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Talking to your doctor about contraception

There are many different types of contraception available. The one you choose will depend on a range of considerations, such as your health, medical history, lifestyle, and personal preference. A doctor, gynaecologist or family planning healthcare professional can help you understand which options are suitable for you and why.

This guide is designed to help you prepare for your conversation with a healthcare professional. You can download a printable copy here to take with you to your appointment.

Before you go

You can find information about the many different types of contraception available by researching online and talking to other women.

Some common methods of birth control include:

  • Oral contraceptive pill
  • Birth control patches
  • Contraceptive injection
  • Intrauterine device (IUD)
  • Intrauterine System (IUS)
  • Condoms
  • Diaphragm or cap, and spermicide
  • Implants

Things to consider

  • Can you commit to taking a pill at the same time every day?
  • Are you comfortable with the idea of inserting a diaphragm into your vagina?
  • Would you prefer contraception that you don’t have to think about once it’s been fitted, like an IUD or implant?
  • How do you feel about your periods changing? Some contraception can make your periods heavier, lighter, irregular, or even stop.
  • You must also think about your sexual health. Condoms are the only type of contraception that protect you from sexually transmitted infections (STIs) and they can be used in addition to other methods.

During your appointment

  • Your doctor may ask about your medical history and any health conditions. There are many types of birth control. Some are barrier methods, others contain either single or multiple hormones. Some types of birth control will be better suited to your needs than others. Your age and history of smoking, blood clots, blood pressure and diabetes are all common considerations that will ensure the right choice for you.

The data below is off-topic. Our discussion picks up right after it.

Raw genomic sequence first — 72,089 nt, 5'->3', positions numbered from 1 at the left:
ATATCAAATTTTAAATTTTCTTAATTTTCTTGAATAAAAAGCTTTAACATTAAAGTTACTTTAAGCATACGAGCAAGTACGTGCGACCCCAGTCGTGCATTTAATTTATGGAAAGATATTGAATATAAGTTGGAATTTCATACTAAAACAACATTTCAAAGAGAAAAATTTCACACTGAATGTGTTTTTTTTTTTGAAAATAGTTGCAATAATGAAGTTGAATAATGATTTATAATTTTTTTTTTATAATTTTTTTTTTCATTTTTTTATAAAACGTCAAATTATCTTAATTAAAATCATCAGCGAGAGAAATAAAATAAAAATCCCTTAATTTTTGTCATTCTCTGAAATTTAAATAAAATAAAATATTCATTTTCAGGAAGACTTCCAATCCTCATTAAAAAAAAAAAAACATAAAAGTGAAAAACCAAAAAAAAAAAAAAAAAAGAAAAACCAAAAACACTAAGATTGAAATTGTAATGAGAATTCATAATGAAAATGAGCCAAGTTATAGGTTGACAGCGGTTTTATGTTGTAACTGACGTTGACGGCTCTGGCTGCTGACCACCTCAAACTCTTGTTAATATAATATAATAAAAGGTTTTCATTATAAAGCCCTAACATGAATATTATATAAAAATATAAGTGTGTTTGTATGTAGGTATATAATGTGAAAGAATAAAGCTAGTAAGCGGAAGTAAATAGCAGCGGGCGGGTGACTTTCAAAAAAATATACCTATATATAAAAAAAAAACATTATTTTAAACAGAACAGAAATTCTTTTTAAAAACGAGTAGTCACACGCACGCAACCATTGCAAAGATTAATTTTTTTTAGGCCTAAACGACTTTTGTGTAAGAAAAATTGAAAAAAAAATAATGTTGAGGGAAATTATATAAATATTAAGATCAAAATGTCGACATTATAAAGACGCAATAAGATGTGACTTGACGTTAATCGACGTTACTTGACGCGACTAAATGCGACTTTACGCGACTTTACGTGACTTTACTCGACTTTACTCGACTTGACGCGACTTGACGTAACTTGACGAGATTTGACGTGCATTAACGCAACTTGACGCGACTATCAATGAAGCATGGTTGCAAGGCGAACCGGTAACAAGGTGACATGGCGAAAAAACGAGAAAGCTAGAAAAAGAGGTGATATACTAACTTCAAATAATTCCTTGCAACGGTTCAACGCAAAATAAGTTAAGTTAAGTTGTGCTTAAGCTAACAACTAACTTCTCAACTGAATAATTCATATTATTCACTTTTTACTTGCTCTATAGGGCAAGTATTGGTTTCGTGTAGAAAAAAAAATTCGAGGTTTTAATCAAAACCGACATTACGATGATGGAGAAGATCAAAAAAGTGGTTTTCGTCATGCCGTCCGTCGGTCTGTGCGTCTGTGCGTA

• Your doctor will ask about your birth control needs. It is common for a prescribing doctor to ask you about your sexual partner/s as this informs the recommended choice of contraception. The doctor is used to asking these types of questions and will use your answers to ensure you have the correct type of contraception for your needs.
  • Ask questions. If you have any concerns or worries about any of the types of contraception available, share them with your doctor.
  • You and your doctor will make a joint decision about which contraception is right for you. You need to be comfortable and happy with the method you choose to ensure you receive the contraception that suits you and your body and gives you the level of birth control you require. No contraception delivers 100% pregnancy prevention.
  • Be clear on how your chosen contraception method works. Your contraception will include a patient information leaflet for you to read. You can also receive education and information from your prescribing doctor, gynaecologist, family planning doctor or nurse. You may want to ask how you will know your birth control is working and what to do if you experience side effects or are concerned that it may have stopped being effective.

What happens next?

  • Follow your doctor’s instructions on how to use your contraception to make sure it is effective.
  • Your doctor will warn you of any likely side effects and what to do if they should occur. You may need to go back to your doctor if you feel your chosen contraception doesn’t suit you.
  • Protect your sexual health by using condoms and getting regular STI checks.

Download a printable copy of Talking to your doctor about contraception

 

Doctor conversation starters

“I’m worried about the side effects of the pill and would like to know what else is available.”

“I’ve just had a baby, and I’m breastfeeding. Which contraception is safe for me to use?”

“I have forgotten to take my pill a few times, and I’m worried I could get pregnant. Could I try contraception that I don’t need to remember every day?”

“I’ve been taking the pill for a long time, but I think I want to change. What do you suggest?”

“I’ve been thinking about having a contraceptive implant, but I’m worried about it being uncomfortable. Please can you explain how it is inserted and removed?”

“What is the difference between an IUD and an IUS? Which would be better for me?”